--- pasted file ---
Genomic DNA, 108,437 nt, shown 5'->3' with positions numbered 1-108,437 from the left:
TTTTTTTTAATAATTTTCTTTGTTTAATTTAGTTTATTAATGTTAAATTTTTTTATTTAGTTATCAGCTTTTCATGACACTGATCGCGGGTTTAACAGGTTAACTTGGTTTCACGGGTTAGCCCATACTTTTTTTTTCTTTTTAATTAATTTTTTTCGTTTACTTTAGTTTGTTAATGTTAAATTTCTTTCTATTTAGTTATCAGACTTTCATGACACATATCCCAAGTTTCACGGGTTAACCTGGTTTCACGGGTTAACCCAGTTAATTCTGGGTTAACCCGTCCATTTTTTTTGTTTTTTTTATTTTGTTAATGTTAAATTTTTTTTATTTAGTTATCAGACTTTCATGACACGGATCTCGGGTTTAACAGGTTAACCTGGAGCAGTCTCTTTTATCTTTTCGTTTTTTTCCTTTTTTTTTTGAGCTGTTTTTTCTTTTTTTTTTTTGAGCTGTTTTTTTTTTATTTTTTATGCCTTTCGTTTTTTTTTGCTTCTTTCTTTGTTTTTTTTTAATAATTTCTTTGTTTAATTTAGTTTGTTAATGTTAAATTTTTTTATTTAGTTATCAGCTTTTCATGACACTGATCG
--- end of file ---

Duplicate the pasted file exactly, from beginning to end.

Genomic DNA, 108,437 nt, shown 5'->3' with positions numbered 1-108,437 from the left:
TTTTTTTTAATAATTTTCTTTGTTTAATTTAGTTTATTAATGTTAAATTTTTTTATTTAGTTATCAGCTTTTCATGACACTGATCGCGGGTTTAACAGGTTAACTTGGTTTCACGGGTTAGCCCATACTTTTTTTTTCTTTTTAATTAATTTTTTTCGTTTACTTTAGTTTGTTAATGTTAAATTTCTTTCTATTTAGTTATCAGACTTTCATGACACATATCCCAAGTTTCACGGGTTAACCTGGTTTCACGGGTTAACCCAGTTAATTCTGGGTTAACCCGTCCATTTTTTTTGTTTTTTTTATTTTGTTAATGTTAAATTTTTTTTATTTAGTTATCAGACTTTCATGACACGGATCTCGGGTTTAACAGGTTAACCTGGAGCAGTCTCTTTTATCTTTTCGTTTTTTTCCTTTTTTTTTTGAGCTGTTTTTTCTTTTTTTTTTTTGAGCTGTTTTTTTTTTATTTTTTATGCCTTTCGTTTTTTTTTGCTTCTTTCTTTGTTTTTTTTTAATAATTTCTTTGTTTAATTTAGTTTGTTAATGTTAAATTTTTTTATTTAGTTATCAGCTTTTCATGACACTGATCG